Sounds like some kind of rabies for rats. I guess the same rabid biting behavior parallels your Toxoplasma gondii.

Posted by on 06/10/08 at 09:11 AM from Australia

It’s the parasite that gives pregnant women a free pass on emptying the litter tray, because toxoplasmosis can cause miscarriage in humans. Apparently it affects our minds, too:

http://tinyurl.com/yr9bhj

Ah, the weird and wonderful things that random variation filtered by natural selection can come up with. Makes you glad to be a product of such a remarkable process.

Posted by on 06/10/08 at 09:15 AM from Australia

Also, rabies for rats exists. It’s called “rabies”. (Yes, rats can get and transmit it too, it’s just not very common)

Posted by on 06/11/08 at 10:33 AM from United States

However, I doubt if you could call it an altruistic endeavour.

It was supposed to help people on a mass scale, yet we cannot consider it altruistic?  I can understand why you would adopt such an outlandish premise, because not doing so would undermine your argument. But the simple fact that you have to make such a claim still has the same effect—saying that black is white or night is day is, essentially, concession of the point.

From a selfish standpoint, yes, it is rational to eliminate opposition…

Are we talking about the same thing? The Great Leap Forward was Zedong’s plan to move Chine into the 20th century in terms of industry, agriculture and economy.  Like Communism itself, it was intended to better everyone, but like Communism itself, the reality was harshly uncooperative.  The Great Leap Forward was simply another failed socialist experiment, but it had nothing to do with “eliminating opposition”.

To everyone else…

The Darwinian model is rife with equivocation from its supporters. For example, Orpheus will insist that it’s centered on genes, and not individual organisms, but Dawkins, in his book The Selfish Gene, talks about the survival of individual “survival machines” (i.e., organisms) at length. And in his preface to the 1989 edition, he spends a fair amount of time explaining how they’re equivalent (bold emphasis added):

The selfish gene theory is Darwin’s theory, expressed in a way that Darwin did not choose but whose aptness, I should like to think, he would instantly have recognized and delighted in. It is in fact a logical outgrowth of orthodox neo-Darwinism, but expressed as a novel image. Rather than focus on the individual organism, it takes a gene’s-eye view of nature. It is a different way of seeing, not a different theory.
...
My point was that there are two ways of looking at natural selection, the gene’s angle and that of the individual. If properly understood they are equivalent; two views of the same truth. You can flip from one to the other and it will still be the same neo-Darwinism.

In fairness, he does go on to say that the two views aren’t precisely equal, but again, he does discuss “survival machines” at length throught the text. For example, in chapter 4, after an extended discussion of evolutionarily stable strategies, he states:

We have been thinking of contests between members of the same species. What about inter-specific contests? As we saw earlier, members of different species are less direct competitors than members of the same species. For this reason we should expect fewer disputes between them over resources, and our expectation is borne out.

It would appear that both views are valid. So, in terms of altruism, how did we make the leap from “kin selection” (where some level of blood relation is assumed) to helping complete strangers? Sure, we can “make a broad argument that it helps to create stronger, more cohesive societies, ones where people are less likely to commit crime, more likely to trust others” as stogy suggests, but what would be the premises for such an argument? Why would “society” be something to select for, assuming it doesn’t yet exist?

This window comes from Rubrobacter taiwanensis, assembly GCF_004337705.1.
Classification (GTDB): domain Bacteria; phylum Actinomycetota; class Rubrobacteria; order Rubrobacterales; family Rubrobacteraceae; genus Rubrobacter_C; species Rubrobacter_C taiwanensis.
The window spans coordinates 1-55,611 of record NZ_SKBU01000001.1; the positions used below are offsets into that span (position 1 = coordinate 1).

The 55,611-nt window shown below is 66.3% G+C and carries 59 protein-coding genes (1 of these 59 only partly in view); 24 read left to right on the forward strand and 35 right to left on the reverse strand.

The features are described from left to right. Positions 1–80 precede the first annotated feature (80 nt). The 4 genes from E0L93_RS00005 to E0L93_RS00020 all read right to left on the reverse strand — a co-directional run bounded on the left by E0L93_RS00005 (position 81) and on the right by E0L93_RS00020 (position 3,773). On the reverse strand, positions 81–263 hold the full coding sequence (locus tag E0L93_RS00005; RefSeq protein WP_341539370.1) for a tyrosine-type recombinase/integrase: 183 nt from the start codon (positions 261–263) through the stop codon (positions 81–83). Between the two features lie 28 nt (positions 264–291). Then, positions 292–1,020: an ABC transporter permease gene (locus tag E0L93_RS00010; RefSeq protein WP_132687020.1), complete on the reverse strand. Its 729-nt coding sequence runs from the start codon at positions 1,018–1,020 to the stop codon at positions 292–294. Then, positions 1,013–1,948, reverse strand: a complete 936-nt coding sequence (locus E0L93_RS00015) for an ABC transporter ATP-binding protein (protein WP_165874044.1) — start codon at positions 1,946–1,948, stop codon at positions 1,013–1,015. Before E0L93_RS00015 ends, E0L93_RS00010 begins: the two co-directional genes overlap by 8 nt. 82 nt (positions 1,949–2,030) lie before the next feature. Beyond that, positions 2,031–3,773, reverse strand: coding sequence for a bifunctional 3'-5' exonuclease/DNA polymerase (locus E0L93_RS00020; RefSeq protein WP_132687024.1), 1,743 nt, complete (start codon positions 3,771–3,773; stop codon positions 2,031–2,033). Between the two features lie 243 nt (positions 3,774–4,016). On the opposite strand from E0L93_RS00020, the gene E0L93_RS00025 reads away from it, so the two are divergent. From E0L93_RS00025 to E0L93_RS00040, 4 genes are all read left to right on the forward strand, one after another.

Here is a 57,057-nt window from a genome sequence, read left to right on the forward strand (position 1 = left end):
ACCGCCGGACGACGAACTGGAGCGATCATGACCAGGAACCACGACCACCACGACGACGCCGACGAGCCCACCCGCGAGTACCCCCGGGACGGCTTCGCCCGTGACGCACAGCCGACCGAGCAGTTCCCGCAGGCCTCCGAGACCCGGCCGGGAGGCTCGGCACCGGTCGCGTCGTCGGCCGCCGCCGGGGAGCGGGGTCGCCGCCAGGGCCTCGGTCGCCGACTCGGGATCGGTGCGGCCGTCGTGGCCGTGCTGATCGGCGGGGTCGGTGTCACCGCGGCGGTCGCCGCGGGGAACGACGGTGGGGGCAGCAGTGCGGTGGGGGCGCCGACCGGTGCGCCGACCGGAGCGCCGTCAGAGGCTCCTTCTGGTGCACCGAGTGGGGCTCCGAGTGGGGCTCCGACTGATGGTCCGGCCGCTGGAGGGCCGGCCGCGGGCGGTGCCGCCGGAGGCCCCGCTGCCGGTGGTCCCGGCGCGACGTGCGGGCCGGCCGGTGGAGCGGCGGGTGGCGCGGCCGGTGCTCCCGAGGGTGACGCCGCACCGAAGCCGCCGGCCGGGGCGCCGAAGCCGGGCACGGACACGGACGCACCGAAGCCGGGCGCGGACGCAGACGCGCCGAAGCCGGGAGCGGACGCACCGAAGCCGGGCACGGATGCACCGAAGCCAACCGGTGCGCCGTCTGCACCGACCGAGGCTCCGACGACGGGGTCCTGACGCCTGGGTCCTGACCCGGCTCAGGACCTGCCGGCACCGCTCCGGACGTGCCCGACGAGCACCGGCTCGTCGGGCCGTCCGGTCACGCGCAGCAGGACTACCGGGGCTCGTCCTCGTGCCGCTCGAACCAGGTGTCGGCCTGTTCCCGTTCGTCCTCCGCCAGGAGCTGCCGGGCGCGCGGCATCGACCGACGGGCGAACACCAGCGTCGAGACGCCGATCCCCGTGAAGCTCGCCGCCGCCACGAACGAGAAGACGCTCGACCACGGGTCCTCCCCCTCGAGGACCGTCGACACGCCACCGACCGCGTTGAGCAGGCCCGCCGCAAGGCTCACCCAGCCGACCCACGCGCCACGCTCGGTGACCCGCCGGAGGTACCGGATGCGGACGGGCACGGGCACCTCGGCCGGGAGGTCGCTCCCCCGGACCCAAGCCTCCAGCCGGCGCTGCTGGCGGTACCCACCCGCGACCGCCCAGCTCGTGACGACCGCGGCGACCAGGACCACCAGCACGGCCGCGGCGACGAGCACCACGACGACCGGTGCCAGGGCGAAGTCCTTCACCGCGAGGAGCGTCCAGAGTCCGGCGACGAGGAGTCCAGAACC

Posted by dwex on 06/11/08 at 12:10 PM from United States

Hey Thrill - next time you jab me about not knowing when to let a thread go, I think I’m gonna point back to this one and tell you to go bug other people.

:)

Posted by on 06/11/08 at 12:29 PM from Australia

We don’t know exactly why altruism evolved, or what mechanism resulted in it. There’s an open debate about exactly what level natural selection operates on - gene, organism, species, group, etc. There’s no scientific debate that natural selection is the engine of evolution, it’s just that we’re not sure if it’s a V8 or a V6. Trying to turn that into “So Darwinism must be wrong” is ignorant, verging on intellectually dishonest.

Posted by on 06/11/08 at 12:30 PM from Australia

Also, this is talk.origins claim #CB411, so go and have a read of that and the papers it references.

Posted by on 06/11/08 at 04:14 PM from United States

Trying to turn that into “So Darwinism must be wrong” is ignorant, verging on intellectually dishonest.

Well, then, it’s a good thing I’m not doing that, isn’t it?

I have no problem with an “I don’t know” answer, and in fact I am encouraged by such honesty. However, I do have a problem with the smug implication that we absolutely will know, “some day”. I’m not accusing you of such, but the implication there. Whenever someone says, “scientists are working on it” (as Dawkins often does), that is all-too-often submitted as the final answer to a given issue, implying that the answer is at hand, when such implications are unwarranted.

Another point is that “Natural Selection Did It” is just as much an article of faith as “God Did It”.  Yes, we have evidence that natural selection exists, but we do not have any evidence that natural selection can create new genuses or classes or phyla.  Yes, something created them, but to assume that creator to be natural selection is just as intellectually dishonest as that of which you accuse me.

...not knowing when to let a thread go…

Take note that the response to my 06/07/08 08:09 AM posting was on 06/10/08 at 02:04 AM, nearly three days later.  My subsequent response to the postings for 06/10/2008 was the following day.

Posted by on 06/11/08 at 06:14 PM from United Kingdom

It was supposed to help people on a mass scale, yet we cannot consider it altruistic?